Most EHRs Disappoint Specialists

The vast majority of EHRs are outright failing the specialists. Is this news? Surely not to those physicians suffering EHR implementation disasters, but thanks to KLAS, we now have hard data to confirm the anecdotal evidence. It is provided in the recent KLAS report, and eloquently described by Ken Terry in his recent article in Information Week. His title, however, “EHR’s Aren’t Specialist-Friendly Enough,” underestimates the seriousness of the problem. And the problem will only get worse as more specialists rush to purchase EHRs under the pressure of impending meaningful use deadlines.

In an industry where the EHR satisfaction scores by specialty range from a paltry high of only 7.6 (on a scale of 10) for internal medicine and family practice to an embarrassing low of 5.8 for oncologists and ophthalmologists, most specialists rate their EHRs in the barely passing range between 6.2 and 6.8.


Source: KLAS as reprinted in HIStalk

Let’s look at these scores as grades—the best EHRs are only earning a C (76%); orthopedists are trying to make a go of EHRs that are squeaking by with a D (65%); and some specialists are saddled with EHRs that are simply flunking out (58%).

And these scores are averages. Assuming a normal distribution of responses (see example of bell curve for ophthalmology, below), there are many physicians who rate their EHRs considerably lower than the average—giving scores of 48%, 38%, or even lower. (Readers who are physicians know what happens to students who get a 38% on an organic chemistry final exam: dreams of medical school quickly disappear as these students are weeded out of the candidate pool!)

Of course, just as there are some specialists who rate their EHRs below the average, there are also some who score theirs at the high end of the bell curve (in the orange section). Oh, and guess where a vendor is going to take a prospective customer for a site visit?

So, what’s a specialist to do to increase the chance of EHR success? Play it safe and go with a name brand, generic EHR? Clearly not! That strategy is anything but safe. The legacy EHRs are all built to support the needs of primary-care physicians—it is no surprise that internists and family practitioners are less dissatisfied with their EHRs than their specialist colleagues are.

Here are some tips:

  • Start with the KLAS report, “Ambulatory EMR by Specialty Study 2012: Finding the Fit”, and identify those EHRs that have high ratings in your specialty.
  • Make sure that these vendors have a large network of providers in your specialty.
  • Perform comprehensive due diligence, calling physicians that you select.
  • Beware of vendor-selected site visits—these physicians should not be expected to be representative of the majority experience.

You can’t cheat when it comes to selecting an EHR. After all, it may be the EHR that gets the bad grade, but it’s you who is going to have to pay.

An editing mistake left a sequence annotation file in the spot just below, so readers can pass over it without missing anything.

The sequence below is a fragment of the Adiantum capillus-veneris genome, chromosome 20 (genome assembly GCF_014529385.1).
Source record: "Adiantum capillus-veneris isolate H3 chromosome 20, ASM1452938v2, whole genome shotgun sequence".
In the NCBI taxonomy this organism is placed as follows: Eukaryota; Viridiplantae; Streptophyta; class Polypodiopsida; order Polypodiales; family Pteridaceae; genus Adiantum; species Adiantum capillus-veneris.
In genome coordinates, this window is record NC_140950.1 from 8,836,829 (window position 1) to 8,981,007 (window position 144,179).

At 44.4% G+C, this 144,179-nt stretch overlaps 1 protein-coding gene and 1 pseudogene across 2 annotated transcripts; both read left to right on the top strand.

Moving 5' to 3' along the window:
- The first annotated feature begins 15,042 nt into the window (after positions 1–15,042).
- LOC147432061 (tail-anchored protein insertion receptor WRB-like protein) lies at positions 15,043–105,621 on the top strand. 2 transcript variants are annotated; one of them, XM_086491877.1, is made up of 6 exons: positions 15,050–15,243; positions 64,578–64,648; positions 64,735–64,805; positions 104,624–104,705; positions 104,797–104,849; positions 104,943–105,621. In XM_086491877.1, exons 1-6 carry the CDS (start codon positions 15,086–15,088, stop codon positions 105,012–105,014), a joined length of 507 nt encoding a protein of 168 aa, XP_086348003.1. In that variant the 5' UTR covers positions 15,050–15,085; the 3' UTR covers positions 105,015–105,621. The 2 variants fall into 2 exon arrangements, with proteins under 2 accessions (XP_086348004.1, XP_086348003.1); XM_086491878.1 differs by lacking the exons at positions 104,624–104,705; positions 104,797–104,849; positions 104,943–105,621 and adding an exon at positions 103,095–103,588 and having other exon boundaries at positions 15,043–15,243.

3 thoughts on “Most EHRs Disappoint Specialists

  1. I am a neurologist. I am now, also, a primary care physician according to the requirements of Phase 1 and, even more so, Phase 2. I can’t get the labs to interface with me (unless I start threatening) due to my specialist status. As an example, why does a neurosurgeon need to document and transmit immunization status as a requirement?

    Awaiting the Supreme Court upcoming but not betting either way.

    Additionally, 65% medication electronic prescriptions are unlikely given Medco, Perscription Solutions, Express Scripts that, at this point, use a mail order for long term perscriptions, thus subtracting from my stats.
    Sorry about the rambling.

    [from Evan Steele:]

    Meaningful use was clearly designed with a focus on primary care program, but there are features built into it to try to accommodate specialists. Some of the measures allow specialists to attest to an exclusion if the measure is not relevant to their practice. For example, since you do not provide immunizations, you do not have to document and transmit them to a registry. The same is true of syndromic surveillance, vital signs, and several other measures. Regarding ePrescribing, mail order prescriptions can be ePrescribed, so they are counted towards the required threshold (40% in Stage 1).

    That said, your concerns are valid, and now is the time to make them known to CMS as they finalize the requirements for Stage 2. They are inviting comments from all stakeholders. You can submit comments on the proposed rule at http://www.regulations.gov/.

  2. Have Apple design an EMR app. Even though Steve Jobs is no longer with us, his design philosophy is still embedded in Apple’s DNA.

  3. The success of EHR seems to be a debatable topic with many specialists holding different opinions. All in all the general performance is very poor and below average and therefore something must be done to improve this.

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